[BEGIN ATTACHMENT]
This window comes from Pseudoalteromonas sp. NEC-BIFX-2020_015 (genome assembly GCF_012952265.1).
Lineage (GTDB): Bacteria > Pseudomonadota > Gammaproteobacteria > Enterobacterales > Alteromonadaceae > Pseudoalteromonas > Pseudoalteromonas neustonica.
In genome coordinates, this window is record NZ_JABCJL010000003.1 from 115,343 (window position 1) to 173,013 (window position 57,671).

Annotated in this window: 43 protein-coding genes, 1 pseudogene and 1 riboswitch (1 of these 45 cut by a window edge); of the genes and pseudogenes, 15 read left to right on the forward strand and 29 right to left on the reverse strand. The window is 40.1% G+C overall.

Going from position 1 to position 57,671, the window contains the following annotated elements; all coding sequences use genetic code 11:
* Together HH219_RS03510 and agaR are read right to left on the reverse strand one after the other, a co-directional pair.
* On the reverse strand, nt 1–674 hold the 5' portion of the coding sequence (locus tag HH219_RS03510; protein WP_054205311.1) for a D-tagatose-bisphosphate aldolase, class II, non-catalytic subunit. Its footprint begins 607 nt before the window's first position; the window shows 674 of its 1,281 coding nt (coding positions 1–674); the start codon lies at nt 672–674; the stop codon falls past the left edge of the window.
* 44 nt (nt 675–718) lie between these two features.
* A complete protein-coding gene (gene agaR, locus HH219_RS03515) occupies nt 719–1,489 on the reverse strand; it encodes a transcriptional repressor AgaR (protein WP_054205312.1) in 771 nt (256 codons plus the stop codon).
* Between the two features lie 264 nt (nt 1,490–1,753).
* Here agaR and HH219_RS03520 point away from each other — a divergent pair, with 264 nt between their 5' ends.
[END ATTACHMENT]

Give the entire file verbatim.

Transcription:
This window comes from Pseudoalteromonas sp. NEC-BIFX-2020_015 (genome assembly GCF_012952265.1).
Lineage (GTDB): Bacteria > Pseudomonadota > Gammaproteobacteria > Enterobacterales > Alteromonadaceae > Pseudoalteromonas > Pseudoalteromonas neustonica.
In genome coordinates, this window is record NZ_JABCJL010000003.1 from 115,343 (window position 1) to 173,013 (window position 57,671).

Annotated in this window: 43 protein-coding genes, 1 pseudogene and 1 riboswitch (1 of these 45 cut by a window edge); of the genes and pseudogenes, 15 read left to right on the forward strand and 29 right to left on the reverse strand. The window is 40.1% G+C overall.

Going from position 1 to position 57,671, the window contains the following annotated elements; all coding sequences use genetic code 11:
* Together HH219_RS03510 and agaR are read right to left on the reverse strand one after the other, a co-directional pair.
* On the reverse strand, nt 1–674 hold the 5' portion of the coding sequence (locus tag HH219_RS03510; protein WP_054205311.1) for a D-tagatose-bisphosphate aldolase, class II, non-catalytic subunit. Its footprint begins 607 nt before the window's first position; the window shows 674 of its 1,281 coding nt (coding positions 1–674); the start codon lies at nt 672–674; the stop codon falls past the left edge of the window.
* 44 nt (nt 675–718) lie between these two features.
* A complete protein-coding gene (gene agaR, locus HH219_RS03515) occupies nt 719–1,489 on the reverse strand; it encodes a transcriptional repressor AgaR (protein WP_054205312.1) in 771 nt (256 codons plus the stop codon).
* Between the two features lie 264 nt (nt 1,490–1,753).
* Here agaR and HH219_RS03520 point away from each other — a divergent pair, with 264 nt between their 5' ends.